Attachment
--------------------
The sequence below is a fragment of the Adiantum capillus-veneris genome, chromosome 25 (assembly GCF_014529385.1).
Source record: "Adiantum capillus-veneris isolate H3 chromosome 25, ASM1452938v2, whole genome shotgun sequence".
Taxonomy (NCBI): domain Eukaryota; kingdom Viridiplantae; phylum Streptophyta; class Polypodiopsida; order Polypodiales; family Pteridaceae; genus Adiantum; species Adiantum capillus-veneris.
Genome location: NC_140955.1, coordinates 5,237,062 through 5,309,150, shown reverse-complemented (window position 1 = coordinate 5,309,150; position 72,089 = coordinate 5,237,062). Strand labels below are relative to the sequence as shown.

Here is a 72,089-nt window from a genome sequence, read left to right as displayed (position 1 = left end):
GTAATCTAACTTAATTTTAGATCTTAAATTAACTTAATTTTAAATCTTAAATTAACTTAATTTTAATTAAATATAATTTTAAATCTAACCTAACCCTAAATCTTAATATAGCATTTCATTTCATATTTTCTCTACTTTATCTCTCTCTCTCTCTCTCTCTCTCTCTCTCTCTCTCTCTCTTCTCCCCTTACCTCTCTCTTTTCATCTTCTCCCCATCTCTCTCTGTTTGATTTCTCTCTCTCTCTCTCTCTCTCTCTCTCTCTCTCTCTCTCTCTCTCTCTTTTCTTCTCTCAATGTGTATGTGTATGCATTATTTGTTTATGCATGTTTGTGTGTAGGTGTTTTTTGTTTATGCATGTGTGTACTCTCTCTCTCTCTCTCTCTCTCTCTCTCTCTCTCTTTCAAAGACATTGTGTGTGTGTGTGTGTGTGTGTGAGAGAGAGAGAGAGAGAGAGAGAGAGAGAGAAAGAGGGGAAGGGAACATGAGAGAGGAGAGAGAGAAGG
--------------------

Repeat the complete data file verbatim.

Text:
The sequence below is a fragment of the Adiantum capillus-veneris genome, chromosome 25 (assembly GCF_014529385.1).
Source record: "Adiantum capillus-veneris isolate H3 chromosome 25, ASM1452938v2, whole genome shotgun sequence".
Taxonomy (NCBI): domain Eukaryota; kingdom Viridiplantae; phylum Streptophyta; class Polypodiopsida; order Polypodiales; family Pteridaceae; genus Adiantum; species Adiantum capillus-veneris.
Genome location: NC_140955.1, coordinates 5,237,062 through 5,309,150, shown reverse-complemented (window position 1 = coordinate 5,309,150; position 72,089 = coordinate 5,237,062). Strand labels below are relative to the sequence as shown.

Here is a 72,089-nt window from a genome sequence, read left to right as displayed (position 1 = left end):
GTAATCTAACTTAATTTTAGATCTTAAATTAACTTAATTTTAAATCTTAAATTAACTTAATTTTAATTAAATATAATTTTAAATCTAACCTAACCCTAAATCTTAATATAGCATTTCATTTCATATTTTCTCTACTTTATCTCTCTCTCTCTCTCTCTCTCTCTCTCTCTCTCTCTCTCTTCTCCCCTTACCTCTCTCTTTTCATCTTCTCCCCATCTCTCTCTGTTTGATTTCTCTCTCTCTCTCTCTCTCTCTCTCTCTCTCTCTCTCTCTCTCTCTCTTTTCTTCTCTCAATGTGTATGTGTATGCATTATTTGTTTATGCATGTTTGTGTGTAGGTGTTTTTTGTTTATGCATGTGTGTACTCTCTCTCTCTCTCTCTCTCTCTCTCTCTCTCTCTTTCAAAGACATTGTGTGTGTGTGTGTGTGTGTGTGAGAGAGAGAGAGAGAGAGAGAGAGAGAGAGAAAGAGGGGAAGGGAACATGAGAGAGGAGAGAGAGAAGG